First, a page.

Tata Global Beverages (TGBL) today said it will sell its business in Russia for an undisclosed amount to a local firm as part of restructuring operations in the country. TGBL has entered into an agreement to transfer ownership and operational responsibility of its Russian business unit to Skodnya Grand, the company said in statement. The agreement also includes grant of a 5-year renewable license agreement for its Russian brands to Tea Trade LLC, after completion of the transaction, it added. The deal is expected to be complete in 3-4 months and will be subject to regulatory approvals, TGBL said in a regulatory filing.
As part of the agreement, TGBL said it will “transfer ownership and operational responsibility of the Russian business unit” and grant a five year license agreement for all its Russian brands to Tea Trade LLC after completion of the transaction. The new owner will takeover all the existing assets and operating liabilities, including employees, and supplier contracts, besides, continuing “to manufacture and sell our exisiting brands and products”, TGBL added. Without disclosing the value of the deal, the company said its subsidiary will receive “a consideration for transferring the assets and operating liabilities and license fee for the use of the brand”. Explaining the rationale behind the development, the company said: “Given the sustained macro-economic and other challenges in the market place and the performance in recent years post currency devaluation, the company believes that a change in the operating model is warranted”. TGBL said its Russian business had a sales turnover of Rs 226 crore in FY 2016-17 and had a loss after tax of Rs 29 crore. KRH RKL BAL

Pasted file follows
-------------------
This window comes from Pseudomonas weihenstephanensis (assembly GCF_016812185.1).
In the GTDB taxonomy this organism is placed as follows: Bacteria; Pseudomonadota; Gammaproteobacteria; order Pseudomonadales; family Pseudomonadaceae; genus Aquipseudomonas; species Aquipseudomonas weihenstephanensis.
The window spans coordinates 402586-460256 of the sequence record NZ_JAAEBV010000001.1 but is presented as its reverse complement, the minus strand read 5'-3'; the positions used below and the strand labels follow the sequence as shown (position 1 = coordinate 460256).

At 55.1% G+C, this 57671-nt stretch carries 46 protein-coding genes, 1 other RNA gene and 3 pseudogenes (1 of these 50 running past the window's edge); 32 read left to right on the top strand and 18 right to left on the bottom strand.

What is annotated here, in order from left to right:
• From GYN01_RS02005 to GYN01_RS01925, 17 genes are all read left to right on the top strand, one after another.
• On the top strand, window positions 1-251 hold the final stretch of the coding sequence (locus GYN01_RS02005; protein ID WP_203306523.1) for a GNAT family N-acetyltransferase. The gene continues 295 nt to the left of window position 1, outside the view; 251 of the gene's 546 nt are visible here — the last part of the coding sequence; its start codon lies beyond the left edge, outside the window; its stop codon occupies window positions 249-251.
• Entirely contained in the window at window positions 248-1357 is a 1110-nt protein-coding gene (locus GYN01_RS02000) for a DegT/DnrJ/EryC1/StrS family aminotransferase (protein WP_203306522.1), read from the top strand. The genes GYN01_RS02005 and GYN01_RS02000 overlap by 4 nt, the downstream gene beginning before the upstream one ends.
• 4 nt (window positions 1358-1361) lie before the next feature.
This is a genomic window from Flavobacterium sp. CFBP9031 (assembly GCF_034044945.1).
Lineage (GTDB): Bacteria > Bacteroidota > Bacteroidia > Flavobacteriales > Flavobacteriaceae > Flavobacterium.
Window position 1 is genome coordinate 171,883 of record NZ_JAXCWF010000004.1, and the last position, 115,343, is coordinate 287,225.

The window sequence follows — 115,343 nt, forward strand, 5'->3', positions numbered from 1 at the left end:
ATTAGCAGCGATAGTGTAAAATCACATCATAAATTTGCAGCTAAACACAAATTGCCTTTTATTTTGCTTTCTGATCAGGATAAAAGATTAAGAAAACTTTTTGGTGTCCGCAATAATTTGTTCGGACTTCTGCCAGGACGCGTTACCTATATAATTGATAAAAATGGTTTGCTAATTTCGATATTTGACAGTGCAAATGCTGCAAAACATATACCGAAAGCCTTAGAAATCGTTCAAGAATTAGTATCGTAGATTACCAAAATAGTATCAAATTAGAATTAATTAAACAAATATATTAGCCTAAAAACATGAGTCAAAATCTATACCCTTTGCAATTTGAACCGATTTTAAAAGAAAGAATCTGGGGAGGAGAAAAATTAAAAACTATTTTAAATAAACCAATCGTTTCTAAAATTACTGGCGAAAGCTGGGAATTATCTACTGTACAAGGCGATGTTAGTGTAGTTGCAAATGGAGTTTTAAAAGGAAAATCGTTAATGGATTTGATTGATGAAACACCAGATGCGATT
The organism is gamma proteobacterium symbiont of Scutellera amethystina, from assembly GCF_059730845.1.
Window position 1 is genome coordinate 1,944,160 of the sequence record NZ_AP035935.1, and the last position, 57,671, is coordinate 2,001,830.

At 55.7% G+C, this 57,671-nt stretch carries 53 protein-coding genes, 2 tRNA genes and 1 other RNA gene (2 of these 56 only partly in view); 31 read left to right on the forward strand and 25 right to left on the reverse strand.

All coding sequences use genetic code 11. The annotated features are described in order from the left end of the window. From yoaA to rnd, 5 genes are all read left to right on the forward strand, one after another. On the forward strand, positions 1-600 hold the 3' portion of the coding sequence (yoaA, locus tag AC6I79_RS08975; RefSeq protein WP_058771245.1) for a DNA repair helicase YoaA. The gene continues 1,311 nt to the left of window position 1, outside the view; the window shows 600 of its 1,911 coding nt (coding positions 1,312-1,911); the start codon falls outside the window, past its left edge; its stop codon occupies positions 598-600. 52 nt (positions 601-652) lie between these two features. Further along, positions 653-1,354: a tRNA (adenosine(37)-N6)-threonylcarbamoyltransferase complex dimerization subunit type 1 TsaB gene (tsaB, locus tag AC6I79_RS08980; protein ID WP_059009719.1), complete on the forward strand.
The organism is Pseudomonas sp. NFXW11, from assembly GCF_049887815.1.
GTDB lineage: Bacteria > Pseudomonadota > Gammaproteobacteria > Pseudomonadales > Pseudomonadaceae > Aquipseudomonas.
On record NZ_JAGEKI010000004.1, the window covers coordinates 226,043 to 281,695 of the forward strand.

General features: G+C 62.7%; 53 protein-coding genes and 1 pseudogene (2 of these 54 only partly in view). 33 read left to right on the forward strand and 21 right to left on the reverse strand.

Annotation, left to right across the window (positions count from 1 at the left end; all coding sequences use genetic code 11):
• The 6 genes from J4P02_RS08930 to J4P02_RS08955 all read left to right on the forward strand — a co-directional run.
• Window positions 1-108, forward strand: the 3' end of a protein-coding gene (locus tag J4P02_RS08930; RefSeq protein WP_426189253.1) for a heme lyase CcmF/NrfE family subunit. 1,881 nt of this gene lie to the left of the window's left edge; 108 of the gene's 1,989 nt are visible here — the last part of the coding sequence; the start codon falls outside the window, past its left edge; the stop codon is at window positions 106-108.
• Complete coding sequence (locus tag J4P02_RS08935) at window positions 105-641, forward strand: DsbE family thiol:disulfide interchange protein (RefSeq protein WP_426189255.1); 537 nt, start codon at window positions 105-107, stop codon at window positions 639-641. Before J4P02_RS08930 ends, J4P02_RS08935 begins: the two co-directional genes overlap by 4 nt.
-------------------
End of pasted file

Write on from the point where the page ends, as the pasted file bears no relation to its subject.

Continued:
Inflation in the eurozone returned to zero in October from September’s -0.1%. Price growth in food, alcohol and tobacco increased slightly, while energy prices were still considerably lower than last year, according to Eurostat estimates. The statistics agency also estimated the unemployment rate in the 19 countries that use the euro was 10.8% in September, down from August’s 10.9%. The rate for the 28 EU members was 9.3%, down from 9.4% the month before. The eurozone rate is the lowest since January 2012 while the rate for the whole EU is the lowest since September 2009.
Greece had the highest rate at 21.6% (Greece is expected to be higher but has yet to report September figures), while Germany had the lowest at 4.5%. The inflation figures are an early, flash estimate from Eurostat and so are not broken down by member state. It does give broad indications of which groups of products have gone up or down.
Food, alcohol and tobacco prices were estimated to be rising 1.5% in October, compared with 1.4% in September.
Energy prices were falling an annual 8.7%, compared with 8.9% a month earlier. And the price of services were up 1.3% compared with 1.2% the month before. Mario Draghi, president of the European Central Bank, suggested this month that he might be prepared to extend the bank’s programme of quantitative easing given the low levels of eurozone inflation. “Although today’s inflation and unemployment data for the eurozone revealed small improvements, they are still very weak by past standards, suggesting that the ECB cannot afford to delay increasing its policy support much longer,” said Jessica Hinds, European economist at Capital Economics.
For the duration of the six-week Rugby World Cup, and perhaps the four years that preceded it, the rest of the world tried to convince itself that the New Zealand All Blacks could be beaten. On Saturday afternoon, New Zealand proved the rest of the rugby world wrong. The All Blacks dismantled their neighbor Australia, 34-17, at Twickenham Stadium in London to win a third Rugby World Cup and their second in a row. No other nation had retained the trophy before. As the dominant team of its generation, the All Blacks lost just three matches between the time captain Richie McCaw lifted the Webb Ellis Cup on home soil in 2011 and here on Saturday afternoon. “We set out four years ago to try and do something special,” New Zealand head coach Steve Hansen said. “We had to put a full stop very quickly on what happened in 2011 to get started in 2012.” While evening settled over 80,125 fans here, it became clear that Australia wouldn’t be the side to stop the Kiwi steamroller, despite a brief second-half rally. The All Blacks, representing a country of 4.5 million where rugby is religion, took over the match with their trademark brand of powerful, running rugby. And the team sealed it with the left boot of Dan Carter, the leading points scorer in international rugby history.